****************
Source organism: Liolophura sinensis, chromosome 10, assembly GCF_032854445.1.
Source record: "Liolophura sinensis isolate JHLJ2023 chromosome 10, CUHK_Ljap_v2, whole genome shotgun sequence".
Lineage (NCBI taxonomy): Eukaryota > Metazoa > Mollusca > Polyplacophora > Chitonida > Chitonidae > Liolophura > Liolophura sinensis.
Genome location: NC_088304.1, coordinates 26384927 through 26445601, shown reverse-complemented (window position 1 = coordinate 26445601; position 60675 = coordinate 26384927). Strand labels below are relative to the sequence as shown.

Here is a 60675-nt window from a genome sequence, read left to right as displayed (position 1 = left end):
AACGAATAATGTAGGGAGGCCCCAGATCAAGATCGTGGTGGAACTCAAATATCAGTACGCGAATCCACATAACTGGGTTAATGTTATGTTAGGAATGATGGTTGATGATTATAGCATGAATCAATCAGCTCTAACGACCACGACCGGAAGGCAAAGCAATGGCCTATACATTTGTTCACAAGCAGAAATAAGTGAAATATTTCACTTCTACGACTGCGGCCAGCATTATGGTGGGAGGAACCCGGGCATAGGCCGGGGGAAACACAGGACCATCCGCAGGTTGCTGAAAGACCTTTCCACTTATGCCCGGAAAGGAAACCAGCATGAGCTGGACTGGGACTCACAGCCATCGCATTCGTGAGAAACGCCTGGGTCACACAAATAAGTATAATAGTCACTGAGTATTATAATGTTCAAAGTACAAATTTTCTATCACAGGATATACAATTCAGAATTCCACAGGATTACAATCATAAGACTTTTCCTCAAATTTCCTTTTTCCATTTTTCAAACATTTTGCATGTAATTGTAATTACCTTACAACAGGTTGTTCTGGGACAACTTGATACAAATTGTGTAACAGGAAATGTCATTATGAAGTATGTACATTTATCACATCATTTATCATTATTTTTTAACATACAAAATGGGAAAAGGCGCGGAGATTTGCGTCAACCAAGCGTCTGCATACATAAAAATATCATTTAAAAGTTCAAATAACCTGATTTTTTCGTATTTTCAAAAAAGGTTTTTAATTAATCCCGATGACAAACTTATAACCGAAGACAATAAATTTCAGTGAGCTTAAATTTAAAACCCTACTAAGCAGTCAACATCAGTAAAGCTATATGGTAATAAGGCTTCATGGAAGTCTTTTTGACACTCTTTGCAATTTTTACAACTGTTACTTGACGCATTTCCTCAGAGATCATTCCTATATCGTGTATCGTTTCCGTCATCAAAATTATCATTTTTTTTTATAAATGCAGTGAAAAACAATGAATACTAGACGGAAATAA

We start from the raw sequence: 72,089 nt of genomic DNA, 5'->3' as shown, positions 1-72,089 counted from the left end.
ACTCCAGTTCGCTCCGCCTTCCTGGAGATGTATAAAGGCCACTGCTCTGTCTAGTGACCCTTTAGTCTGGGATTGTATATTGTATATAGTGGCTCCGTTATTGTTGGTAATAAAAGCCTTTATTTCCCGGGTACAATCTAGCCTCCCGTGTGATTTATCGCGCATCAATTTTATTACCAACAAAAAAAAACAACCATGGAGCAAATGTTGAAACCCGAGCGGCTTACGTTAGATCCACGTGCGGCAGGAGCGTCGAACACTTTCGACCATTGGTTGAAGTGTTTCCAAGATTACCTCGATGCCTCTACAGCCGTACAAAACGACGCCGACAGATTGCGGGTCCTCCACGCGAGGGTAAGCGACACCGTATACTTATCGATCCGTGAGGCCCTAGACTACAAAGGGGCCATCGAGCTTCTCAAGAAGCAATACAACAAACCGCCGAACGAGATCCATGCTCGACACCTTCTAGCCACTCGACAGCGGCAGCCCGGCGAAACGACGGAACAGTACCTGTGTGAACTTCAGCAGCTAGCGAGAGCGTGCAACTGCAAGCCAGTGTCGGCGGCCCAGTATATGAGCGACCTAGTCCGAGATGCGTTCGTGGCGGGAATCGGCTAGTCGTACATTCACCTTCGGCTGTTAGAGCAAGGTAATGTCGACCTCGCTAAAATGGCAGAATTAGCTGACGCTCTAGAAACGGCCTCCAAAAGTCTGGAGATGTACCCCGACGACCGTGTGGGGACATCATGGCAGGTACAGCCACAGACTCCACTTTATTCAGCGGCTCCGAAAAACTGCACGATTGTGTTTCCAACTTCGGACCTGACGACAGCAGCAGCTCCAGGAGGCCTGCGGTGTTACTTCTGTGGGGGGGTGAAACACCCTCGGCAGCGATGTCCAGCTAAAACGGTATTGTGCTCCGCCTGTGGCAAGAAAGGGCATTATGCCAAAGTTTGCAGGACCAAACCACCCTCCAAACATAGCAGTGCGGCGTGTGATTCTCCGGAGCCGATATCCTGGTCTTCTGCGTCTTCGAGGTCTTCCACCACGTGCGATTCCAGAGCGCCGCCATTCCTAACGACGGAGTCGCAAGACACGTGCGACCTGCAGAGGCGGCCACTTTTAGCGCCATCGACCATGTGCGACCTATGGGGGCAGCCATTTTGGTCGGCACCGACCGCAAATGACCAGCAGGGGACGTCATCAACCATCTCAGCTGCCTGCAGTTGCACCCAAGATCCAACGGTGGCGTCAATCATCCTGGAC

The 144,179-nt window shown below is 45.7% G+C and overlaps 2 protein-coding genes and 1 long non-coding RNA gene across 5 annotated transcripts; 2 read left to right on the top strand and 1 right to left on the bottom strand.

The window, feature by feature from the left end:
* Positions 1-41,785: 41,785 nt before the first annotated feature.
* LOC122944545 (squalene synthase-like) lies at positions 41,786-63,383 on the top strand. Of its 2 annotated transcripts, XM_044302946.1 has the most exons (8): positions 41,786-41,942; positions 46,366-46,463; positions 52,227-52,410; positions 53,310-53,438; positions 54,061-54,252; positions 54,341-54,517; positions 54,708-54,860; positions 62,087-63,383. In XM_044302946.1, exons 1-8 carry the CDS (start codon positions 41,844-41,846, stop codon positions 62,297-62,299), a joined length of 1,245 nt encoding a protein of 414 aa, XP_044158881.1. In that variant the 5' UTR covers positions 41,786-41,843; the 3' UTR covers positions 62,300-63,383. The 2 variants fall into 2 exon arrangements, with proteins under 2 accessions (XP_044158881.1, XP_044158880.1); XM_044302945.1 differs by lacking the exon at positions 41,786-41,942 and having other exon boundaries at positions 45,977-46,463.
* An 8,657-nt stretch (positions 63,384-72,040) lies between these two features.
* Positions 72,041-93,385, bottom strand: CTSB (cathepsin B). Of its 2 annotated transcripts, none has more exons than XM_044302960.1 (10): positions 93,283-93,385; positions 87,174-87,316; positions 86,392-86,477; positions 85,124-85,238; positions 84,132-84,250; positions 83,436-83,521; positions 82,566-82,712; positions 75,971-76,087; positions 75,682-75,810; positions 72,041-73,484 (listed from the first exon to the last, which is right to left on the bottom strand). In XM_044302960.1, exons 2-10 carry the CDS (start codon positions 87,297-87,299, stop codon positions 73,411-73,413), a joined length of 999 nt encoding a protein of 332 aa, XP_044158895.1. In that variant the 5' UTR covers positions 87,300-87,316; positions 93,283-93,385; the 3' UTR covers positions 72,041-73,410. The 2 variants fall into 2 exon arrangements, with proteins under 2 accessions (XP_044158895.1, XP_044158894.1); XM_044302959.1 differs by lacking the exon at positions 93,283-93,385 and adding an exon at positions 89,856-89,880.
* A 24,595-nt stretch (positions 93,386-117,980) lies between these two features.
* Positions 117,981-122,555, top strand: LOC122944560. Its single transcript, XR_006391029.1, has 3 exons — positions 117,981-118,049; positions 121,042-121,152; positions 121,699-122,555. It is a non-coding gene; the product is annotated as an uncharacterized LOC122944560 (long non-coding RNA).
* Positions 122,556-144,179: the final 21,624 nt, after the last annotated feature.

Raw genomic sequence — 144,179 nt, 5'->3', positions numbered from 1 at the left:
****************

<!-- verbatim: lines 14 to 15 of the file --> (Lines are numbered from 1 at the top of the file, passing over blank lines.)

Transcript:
* Positions 72,041-93,385, bottom strand: CTSB (cathepsin B). Of its 2 annotated transcripts, none has more exons than XM_044302960.1 (10): positions 93,283-93,385; positions 87,174-87,316; positions 86,392-86,477; positions 85,124-85,238; positions 84,132-84,250; positions 83,436-83,521; positions 82,566-82,712; positions 75,971-76,087; positions 75,682-75,810; positions 72,041-73,484 (listed from the first exon to the last, which is right to left on the bottom strand). In XM_044302960.1, exons 2-10 carry the CDS (start codon positions 87,297-87,299, stop codon positions 73,411-73,413), a joined length of 999 nt encoding a protein of 332 aa, XP_044158895.1. In that variant the 5' UTR covers positions 87,300-87,316; positions 93,283-93,385; the 3' UTR covers positions 72,041-73,410. The 2 variants fall into 2 exon arrangements, with proteins under 2 accessions (XP_044158895.1, XP_044158894.1); XM_044302959.1 differs by lacking the exon at positions 93,283-93,385 and adding an exon at positions 89,856-89,880.
* A 24,595-nt stretch (positions 93,386-117,980) lies between these two features.